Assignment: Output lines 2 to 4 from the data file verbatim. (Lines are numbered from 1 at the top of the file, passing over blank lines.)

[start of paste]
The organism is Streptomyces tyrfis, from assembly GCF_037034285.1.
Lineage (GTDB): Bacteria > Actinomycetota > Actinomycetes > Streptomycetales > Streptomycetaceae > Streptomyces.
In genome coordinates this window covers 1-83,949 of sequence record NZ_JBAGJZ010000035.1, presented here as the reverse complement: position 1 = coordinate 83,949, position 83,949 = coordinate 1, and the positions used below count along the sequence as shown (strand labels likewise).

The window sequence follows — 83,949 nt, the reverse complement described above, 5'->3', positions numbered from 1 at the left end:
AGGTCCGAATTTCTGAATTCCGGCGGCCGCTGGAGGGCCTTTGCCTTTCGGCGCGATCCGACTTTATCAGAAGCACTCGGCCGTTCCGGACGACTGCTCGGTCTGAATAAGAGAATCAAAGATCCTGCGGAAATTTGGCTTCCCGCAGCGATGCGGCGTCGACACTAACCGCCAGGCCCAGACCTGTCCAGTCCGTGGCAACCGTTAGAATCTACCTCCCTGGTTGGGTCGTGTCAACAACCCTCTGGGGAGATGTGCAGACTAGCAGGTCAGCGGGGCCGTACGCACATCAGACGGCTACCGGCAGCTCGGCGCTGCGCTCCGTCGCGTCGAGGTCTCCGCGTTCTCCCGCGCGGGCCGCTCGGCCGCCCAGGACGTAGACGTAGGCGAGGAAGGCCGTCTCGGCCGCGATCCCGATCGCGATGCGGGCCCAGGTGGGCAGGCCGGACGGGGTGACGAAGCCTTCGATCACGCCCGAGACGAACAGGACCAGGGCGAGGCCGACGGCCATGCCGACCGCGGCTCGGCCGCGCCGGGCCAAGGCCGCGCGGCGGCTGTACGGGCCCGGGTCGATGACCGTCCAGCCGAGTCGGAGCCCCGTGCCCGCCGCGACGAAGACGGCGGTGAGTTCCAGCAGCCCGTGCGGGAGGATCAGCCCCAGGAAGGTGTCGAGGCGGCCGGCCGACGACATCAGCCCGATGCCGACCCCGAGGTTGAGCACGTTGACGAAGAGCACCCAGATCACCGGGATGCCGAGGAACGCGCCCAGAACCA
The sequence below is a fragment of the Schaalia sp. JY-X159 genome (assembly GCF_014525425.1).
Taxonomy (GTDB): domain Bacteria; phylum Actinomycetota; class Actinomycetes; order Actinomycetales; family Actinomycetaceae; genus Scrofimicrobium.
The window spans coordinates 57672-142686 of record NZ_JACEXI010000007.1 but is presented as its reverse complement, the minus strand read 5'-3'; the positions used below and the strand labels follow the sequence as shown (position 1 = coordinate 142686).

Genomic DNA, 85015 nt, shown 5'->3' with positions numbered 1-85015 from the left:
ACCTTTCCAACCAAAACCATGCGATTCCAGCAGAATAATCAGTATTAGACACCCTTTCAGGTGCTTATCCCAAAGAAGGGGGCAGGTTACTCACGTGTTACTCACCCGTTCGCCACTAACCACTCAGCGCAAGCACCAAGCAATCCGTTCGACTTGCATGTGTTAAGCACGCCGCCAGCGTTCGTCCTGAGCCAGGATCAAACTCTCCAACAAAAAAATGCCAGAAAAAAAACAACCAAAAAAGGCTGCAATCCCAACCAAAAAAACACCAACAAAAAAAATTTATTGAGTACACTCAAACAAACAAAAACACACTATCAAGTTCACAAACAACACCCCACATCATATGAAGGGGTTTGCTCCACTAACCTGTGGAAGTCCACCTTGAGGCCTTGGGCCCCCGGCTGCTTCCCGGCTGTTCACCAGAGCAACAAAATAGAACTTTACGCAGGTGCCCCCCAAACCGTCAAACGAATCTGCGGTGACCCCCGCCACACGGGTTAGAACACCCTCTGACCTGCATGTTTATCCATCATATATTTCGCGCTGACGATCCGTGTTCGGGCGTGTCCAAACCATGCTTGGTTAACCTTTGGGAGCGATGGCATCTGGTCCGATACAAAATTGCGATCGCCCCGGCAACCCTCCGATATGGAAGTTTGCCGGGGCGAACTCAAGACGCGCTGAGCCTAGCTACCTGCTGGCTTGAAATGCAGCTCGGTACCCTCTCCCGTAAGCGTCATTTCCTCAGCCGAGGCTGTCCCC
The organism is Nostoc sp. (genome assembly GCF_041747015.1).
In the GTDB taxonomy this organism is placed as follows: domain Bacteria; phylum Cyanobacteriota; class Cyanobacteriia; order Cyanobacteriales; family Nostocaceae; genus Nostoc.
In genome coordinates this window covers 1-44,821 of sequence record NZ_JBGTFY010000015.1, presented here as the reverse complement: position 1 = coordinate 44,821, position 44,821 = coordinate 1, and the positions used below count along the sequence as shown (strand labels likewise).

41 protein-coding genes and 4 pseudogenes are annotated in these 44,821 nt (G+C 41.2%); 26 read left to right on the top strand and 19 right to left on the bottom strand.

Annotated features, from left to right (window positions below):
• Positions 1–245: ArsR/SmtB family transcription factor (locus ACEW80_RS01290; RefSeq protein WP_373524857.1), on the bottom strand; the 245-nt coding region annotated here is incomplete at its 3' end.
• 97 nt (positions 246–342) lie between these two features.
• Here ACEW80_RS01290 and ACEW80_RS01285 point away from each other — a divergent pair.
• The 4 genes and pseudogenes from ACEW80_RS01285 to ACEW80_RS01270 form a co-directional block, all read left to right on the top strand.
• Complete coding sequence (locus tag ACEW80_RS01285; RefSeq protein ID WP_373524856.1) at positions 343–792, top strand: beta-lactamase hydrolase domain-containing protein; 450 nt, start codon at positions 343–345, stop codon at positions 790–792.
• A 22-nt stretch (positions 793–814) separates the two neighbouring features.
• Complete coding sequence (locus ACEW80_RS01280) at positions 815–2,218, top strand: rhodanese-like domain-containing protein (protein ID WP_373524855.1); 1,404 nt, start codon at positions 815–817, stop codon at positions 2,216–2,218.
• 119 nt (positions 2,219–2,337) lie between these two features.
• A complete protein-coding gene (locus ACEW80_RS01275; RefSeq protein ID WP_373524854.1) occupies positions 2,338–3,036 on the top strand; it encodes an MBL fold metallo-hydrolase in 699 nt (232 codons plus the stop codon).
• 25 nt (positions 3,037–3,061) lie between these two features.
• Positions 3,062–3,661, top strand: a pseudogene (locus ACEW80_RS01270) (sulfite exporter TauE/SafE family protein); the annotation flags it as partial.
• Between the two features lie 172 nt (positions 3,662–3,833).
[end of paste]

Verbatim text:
Lineage (GTDB): Bacteria > Actinomycetota > Actinomycetes > Streptomycetales > Streptomycetaceae > Streptomyces.
In genome coordinates this window covers 1-83,949 of sequence record NZ_JBAGJZ010000035.1, presented here as the reverse complement: position 1 = coordinate 83,949, position 83,949 = coordinate 1, and the positions used below count along the sequence as shown (strand labels likewise).

The window sequence follows — 83,949 nt, the reverse complement described above, 5'->3', positions numbered from 1 at the left end: